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No Context Needed

We owe it to the children of Linwood Holton Elementary to remove the nearby monument to A.P. Hill, a Confederate general.

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Linwood Holton Elementary School, at Hermitage Road and Laburnum Avenue, is named for one of our own 20th century civil rights heroes, who as governor of Virginia championed racial equality. The children who attend the school learn that they are a big part of Linwood Holton’s legacy.

Those same children who attend the school might very well wonder, though, “Who is that man whose statue is standing out there in the middle of the intersection?”

That would be A.P. Hill: the forgotten Confederate general and his monument.

Battles are being fought over Confederate monuments, here in Richmond on Monument Avenue of course, and at so many other sites around the country. Calls for memory and heritage clash with cries for truth and reconciliation. Words take on their own meaning and people take sides, with the monuments in the middle.

With so many battles raging, it is curious that one Confederate general and the monument dedicated to him remain relatively forgotten on the sideline, standing at an intersection not far from Monument Avenue and its pantheon of controversial figures. The A.P. Hill Monument is in a tight space that has shrunk over the years. It is known these days as a significant traffic hazard. Warning signs placed by the city encircle the monument, and it and its landscaping are poorly maintained to the point of neglect.

Of the monument, it can be said, “There stands A.P. Hill,” for he is in fact buried at the monument and he was buried standing upright. The lieutenant general had died in battle in the very last days of the Civil War on April 2, 1865. The monument marks his third resting place. He was moved to the present location from Hollywood Cemetery in 1891, and the monument was dedicated on May 30, 1892. The land for the monument was donated to the city by Lewis Ginter, who was at the time developing property in its North Side neighborhood. He had served under Hill during the war.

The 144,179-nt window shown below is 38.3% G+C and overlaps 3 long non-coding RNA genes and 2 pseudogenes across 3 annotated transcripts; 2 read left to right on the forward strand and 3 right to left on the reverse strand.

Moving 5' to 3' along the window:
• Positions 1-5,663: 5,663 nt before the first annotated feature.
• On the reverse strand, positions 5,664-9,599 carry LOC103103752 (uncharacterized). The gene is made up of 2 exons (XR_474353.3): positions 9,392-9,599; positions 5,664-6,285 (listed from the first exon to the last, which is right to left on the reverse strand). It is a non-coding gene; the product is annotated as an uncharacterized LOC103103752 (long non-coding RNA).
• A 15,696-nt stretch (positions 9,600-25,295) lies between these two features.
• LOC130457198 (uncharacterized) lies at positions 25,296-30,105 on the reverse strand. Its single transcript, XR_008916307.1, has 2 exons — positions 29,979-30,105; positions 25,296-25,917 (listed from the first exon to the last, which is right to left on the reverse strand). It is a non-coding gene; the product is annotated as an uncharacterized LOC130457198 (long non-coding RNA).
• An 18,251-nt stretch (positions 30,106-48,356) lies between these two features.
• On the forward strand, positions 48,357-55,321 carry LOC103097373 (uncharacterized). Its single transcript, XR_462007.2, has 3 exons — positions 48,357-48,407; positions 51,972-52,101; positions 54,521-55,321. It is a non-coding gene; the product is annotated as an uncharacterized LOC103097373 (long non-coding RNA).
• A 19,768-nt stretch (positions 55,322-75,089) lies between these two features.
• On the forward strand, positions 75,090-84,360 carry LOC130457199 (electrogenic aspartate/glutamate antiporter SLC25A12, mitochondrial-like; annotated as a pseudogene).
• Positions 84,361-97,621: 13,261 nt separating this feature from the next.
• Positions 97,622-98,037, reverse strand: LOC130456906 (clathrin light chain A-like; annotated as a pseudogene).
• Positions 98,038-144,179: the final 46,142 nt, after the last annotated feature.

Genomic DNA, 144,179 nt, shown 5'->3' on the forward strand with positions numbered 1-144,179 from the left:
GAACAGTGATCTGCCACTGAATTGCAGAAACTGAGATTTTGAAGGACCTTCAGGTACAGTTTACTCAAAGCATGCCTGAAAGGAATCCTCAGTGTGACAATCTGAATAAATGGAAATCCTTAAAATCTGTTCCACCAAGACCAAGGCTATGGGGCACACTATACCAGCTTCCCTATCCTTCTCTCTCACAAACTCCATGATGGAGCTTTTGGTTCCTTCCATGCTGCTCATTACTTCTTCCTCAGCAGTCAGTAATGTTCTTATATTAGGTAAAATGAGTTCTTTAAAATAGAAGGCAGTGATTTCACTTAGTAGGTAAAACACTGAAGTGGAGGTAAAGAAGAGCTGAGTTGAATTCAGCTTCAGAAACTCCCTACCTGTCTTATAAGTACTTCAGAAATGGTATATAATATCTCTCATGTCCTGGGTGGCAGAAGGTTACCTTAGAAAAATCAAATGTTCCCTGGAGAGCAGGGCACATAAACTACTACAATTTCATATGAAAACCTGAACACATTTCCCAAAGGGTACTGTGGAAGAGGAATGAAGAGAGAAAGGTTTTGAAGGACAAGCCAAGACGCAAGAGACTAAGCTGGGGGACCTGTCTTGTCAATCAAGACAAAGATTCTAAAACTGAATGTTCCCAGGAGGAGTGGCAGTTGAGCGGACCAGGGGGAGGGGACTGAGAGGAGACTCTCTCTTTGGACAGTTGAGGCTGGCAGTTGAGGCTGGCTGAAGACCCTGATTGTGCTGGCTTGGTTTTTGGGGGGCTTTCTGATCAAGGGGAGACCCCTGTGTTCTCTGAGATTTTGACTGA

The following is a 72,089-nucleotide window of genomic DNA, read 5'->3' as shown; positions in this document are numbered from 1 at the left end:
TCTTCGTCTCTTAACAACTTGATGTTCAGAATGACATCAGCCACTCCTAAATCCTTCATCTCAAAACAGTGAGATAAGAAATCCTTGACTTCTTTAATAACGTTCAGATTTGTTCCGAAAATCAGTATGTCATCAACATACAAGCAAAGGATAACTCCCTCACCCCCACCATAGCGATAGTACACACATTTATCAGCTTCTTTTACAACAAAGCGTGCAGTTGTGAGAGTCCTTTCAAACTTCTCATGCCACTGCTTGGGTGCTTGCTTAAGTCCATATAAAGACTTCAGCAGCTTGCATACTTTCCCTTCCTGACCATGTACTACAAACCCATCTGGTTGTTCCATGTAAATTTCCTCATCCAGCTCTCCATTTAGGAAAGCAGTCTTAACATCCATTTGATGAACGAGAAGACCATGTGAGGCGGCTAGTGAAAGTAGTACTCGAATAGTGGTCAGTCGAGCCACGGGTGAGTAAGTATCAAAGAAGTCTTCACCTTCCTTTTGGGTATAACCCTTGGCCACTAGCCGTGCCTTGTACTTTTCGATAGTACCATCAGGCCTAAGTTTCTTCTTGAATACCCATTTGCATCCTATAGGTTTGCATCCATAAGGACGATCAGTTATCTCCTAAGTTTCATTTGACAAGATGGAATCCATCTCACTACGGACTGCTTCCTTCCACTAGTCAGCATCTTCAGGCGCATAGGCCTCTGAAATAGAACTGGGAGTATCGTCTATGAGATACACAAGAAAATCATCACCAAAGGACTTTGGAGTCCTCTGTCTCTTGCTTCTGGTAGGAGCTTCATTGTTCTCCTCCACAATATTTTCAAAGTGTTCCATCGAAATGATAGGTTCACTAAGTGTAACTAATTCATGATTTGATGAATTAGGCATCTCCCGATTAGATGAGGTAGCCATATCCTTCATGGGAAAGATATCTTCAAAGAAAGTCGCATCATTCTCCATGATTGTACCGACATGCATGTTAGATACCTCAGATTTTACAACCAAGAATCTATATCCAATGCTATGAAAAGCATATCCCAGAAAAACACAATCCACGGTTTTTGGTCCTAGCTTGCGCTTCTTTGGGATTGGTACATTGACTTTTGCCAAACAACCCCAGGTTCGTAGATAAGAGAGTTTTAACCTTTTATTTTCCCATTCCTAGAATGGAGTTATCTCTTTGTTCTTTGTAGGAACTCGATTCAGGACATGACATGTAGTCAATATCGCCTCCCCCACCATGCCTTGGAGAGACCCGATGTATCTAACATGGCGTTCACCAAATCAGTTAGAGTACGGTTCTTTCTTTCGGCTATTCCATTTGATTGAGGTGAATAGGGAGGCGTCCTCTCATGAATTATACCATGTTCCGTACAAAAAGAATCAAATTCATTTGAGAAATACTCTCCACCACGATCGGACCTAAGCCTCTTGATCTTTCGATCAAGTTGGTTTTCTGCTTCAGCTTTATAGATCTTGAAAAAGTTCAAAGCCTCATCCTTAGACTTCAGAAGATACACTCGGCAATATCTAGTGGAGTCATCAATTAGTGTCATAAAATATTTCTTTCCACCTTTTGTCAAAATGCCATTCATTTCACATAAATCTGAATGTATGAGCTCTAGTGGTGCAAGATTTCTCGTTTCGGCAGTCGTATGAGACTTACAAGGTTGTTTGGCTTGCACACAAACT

The day of the dedication of the monument came with great fanfare. The Lee Monument had been dedicated just two years before, and the A.P. Hill Monument was seen to be leading the way to further enshrinement of the Lost Cause narrative.

Reflecting on the significance of the unveiling of the A.P. Hill statue, the Richmond Dispatch, in its May 31,1892, edition, began with a prescient observation: “Richmond is a city of memories and it must also be a city of monuments; monuments which entwine our hearts with the past and pledge us to a patriotic future.”

The orator for the day, former Confederate Brig. Gen. James A. Walker, gave a lengthy speech that was a tribute to A.P. Hill, to be sure. But the speech was a tribute to Jefferson Davis, Robert E. Lee, Stonewall Jackson and A.P. Hill — in that order. There was already a larger sweep of remembrance. The Richmond Dispatch declared Walker’s address “a splendid vindication of the South’s love and reverence for her heroes.”

Over time, however, the remembrance of A.P. Hill faded. His daughter was known to complain that her father never got the credit that he deserved. In 1957, a biography by historian William W. Hassler was published with a title that spoke volumes: “A.P. Hill: Lee’s Forgotten General.” James Robertson sought to resurrect Hill’s memory in his 1992 biography, “General A.P. Hill: the Story of a Confederate Warrior.” Nonetheless, A. P. Hill has stayed behind, back from the battlefront over monuments, overshadowed by his legendary counterparts.

As reported in The Richmond Times-Dispatch, he did have a brief moment, though. In August 1966, the Planning Commission recommended that the A.P. Hill Monument be moved onto Monument Avenue. It would have been placed at Allison Avenue, to fill a perceived gap and keep the rhythm and balance of the Confederate monuments. But opposition to the change arose from North Side residents. A.P. Hill stayed where he was.

These days, with its focus so much on Monument Avenue, what would Richmond have to say about the A.P. Hill Monument? And what would the residents of North Side and elsewhere have to say if they had the opportunity to speak about it? There should be a public participation process for this one as well. The monuments are not all on Monument Avenue, after all.

It’s ironic to stir the memory of A.P. Hill. But we need to understand what he stands for.

The A.P. Hill Monument cannot possibly be contextualized side-by-side with Linwood Holton Elementary School. We owe it to our children to take the steps necessary to remove it.

Mike Sarahan is a local writer and community volunteer. He can be contacted by email at michaelsarahan@gmail.com.

Opinions on the Back Page are those of the writer and not necessarily those of Style Weekly.

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